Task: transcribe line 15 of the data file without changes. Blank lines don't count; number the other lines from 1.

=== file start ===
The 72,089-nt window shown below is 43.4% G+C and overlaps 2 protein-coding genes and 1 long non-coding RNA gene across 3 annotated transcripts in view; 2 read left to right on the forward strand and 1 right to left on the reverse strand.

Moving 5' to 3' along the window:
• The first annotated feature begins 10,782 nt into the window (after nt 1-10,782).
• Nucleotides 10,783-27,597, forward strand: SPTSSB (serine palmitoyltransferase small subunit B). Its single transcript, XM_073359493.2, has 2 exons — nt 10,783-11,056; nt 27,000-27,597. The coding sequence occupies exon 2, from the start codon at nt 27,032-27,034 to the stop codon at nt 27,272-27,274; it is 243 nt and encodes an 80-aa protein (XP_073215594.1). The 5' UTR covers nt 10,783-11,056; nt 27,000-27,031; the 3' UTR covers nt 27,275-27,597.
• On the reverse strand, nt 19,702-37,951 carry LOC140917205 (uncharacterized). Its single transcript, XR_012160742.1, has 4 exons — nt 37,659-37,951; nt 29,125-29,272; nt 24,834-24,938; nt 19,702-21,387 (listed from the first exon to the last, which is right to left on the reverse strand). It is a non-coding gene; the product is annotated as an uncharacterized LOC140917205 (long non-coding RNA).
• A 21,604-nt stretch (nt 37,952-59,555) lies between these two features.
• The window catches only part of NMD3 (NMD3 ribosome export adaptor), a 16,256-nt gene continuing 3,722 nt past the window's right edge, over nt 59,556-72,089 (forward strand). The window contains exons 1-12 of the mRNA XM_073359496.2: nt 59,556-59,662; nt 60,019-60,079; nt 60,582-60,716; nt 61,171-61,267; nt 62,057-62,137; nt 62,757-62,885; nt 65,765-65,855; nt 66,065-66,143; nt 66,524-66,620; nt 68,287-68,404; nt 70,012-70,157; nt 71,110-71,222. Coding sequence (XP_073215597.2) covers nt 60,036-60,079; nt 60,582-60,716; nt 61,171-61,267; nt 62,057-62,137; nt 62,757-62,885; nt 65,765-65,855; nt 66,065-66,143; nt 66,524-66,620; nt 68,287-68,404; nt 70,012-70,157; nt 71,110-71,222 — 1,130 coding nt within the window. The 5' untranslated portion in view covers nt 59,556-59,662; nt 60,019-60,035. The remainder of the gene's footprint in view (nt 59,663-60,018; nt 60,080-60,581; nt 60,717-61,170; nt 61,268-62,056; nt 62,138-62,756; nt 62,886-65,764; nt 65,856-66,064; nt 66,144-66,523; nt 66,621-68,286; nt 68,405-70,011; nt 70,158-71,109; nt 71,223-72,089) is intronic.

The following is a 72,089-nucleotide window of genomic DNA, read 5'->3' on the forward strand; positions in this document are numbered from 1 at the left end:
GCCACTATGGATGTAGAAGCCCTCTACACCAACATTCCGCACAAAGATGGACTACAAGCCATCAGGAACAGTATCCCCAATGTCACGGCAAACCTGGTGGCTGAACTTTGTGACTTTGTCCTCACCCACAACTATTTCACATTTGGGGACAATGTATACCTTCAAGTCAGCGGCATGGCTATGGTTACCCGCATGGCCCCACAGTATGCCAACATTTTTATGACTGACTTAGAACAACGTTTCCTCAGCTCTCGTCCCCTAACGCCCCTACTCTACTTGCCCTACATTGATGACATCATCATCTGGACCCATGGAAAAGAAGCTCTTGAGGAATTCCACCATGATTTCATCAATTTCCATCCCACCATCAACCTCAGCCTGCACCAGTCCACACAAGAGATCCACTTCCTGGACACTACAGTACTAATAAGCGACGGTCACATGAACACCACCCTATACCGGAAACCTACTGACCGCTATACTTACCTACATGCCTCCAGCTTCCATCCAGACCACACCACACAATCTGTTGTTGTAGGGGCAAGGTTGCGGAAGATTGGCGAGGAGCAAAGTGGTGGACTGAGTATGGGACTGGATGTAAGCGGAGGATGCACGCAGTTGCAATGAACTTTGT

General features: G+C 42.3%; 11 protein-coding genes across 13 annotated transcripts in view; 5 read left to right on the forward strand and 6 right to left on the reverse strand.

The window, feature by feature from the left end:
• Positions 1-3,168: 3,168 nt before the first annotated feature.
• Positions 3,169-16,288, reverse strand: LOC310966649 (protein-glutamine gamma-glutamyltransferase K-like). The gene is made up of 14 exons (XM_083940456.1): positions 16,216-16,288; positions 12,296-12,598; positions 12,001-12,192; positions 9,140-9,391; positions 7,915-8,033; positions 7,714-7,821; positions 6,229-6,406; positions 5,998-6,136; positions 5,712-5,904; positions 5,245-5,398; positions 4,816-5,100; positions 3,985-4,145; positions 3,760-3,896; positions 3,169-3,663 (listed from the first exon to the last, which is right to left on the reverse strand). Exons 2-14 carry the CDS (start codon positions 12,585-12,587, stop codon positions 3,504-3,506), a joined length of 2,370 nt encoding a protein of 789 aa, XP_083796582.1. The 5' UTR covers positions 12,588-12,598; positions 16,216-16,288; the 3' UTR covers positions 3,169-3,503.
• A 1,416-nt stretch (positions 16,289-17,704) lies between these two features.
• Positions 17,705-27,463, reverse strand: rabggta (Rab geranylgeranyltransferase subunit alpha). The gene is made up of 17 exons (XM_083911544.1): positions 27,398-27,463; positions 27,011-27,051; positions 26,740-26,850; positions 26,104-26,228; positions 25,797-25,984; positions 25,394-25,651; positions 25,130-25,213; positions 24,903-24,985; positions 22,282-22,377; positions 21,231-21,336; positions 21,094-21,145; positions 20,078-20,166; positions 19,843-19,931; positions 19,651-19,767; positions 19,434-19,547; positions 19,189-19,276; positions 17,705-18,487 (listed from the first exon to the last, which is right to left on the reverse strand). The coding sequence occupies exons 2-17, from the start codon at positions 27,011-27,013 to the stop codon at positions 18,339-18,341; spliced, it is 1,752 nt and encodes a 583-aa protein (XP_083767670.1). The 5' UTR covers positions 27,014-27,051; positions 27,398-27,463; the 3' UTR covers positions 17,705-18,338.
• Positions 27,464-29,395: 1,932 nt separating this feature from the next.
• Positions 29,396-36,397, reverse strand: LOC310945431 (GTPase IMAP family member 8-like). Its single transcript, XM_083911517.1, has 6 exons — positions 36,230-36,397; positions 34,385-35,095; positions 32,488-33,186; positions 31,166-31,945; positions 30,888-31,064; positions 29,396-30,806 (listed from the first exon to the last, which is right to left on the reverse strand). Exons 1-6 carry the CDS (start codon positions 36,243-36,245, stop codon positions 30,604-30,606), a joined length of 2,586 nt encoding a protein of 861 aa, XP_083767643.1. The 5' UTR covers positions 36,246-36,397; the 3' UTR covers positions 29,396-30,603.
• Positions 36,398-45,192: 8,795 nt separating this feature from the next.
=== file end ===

• Positions 17,705-27,463, reverse strand: rabggta (Rab geranylgeranyltransferase subunit alpha). The gene is made up of 17 exons (XM_083911544.1): positions 27,398-27,463; positions 27,011-27,051; positions 26,740-26,850; positions 26,104-26,228; positions 25,797-25,984; positions 25,394-25,651; positions 25,130-25,213; positions 24,903-24,985; positions 22,282-22,377; positions 21,231-21,336; positions 21,094-21,145; positions 20,078-20,166; positions 19,843-19,931; positions 19,651-19,767; positions 19,434-19,547; positions 19,189-19,276; positions 17,705-18,487 (listed from the first exon to the last, which is right to left on the reverse strand). The coding sequence occupies exons 2-17, from the start codon at positions 27,011-27,013 to the stop codon at positions 18,339-18,341; spliced, it is 1,752 nt and encodes a 583-aa protein (XP_083767670.1). The 5' UTR covers positions 27,014-27,051; positions 27,398-27,463; the 3' UTR covers positions 17,705-18,338.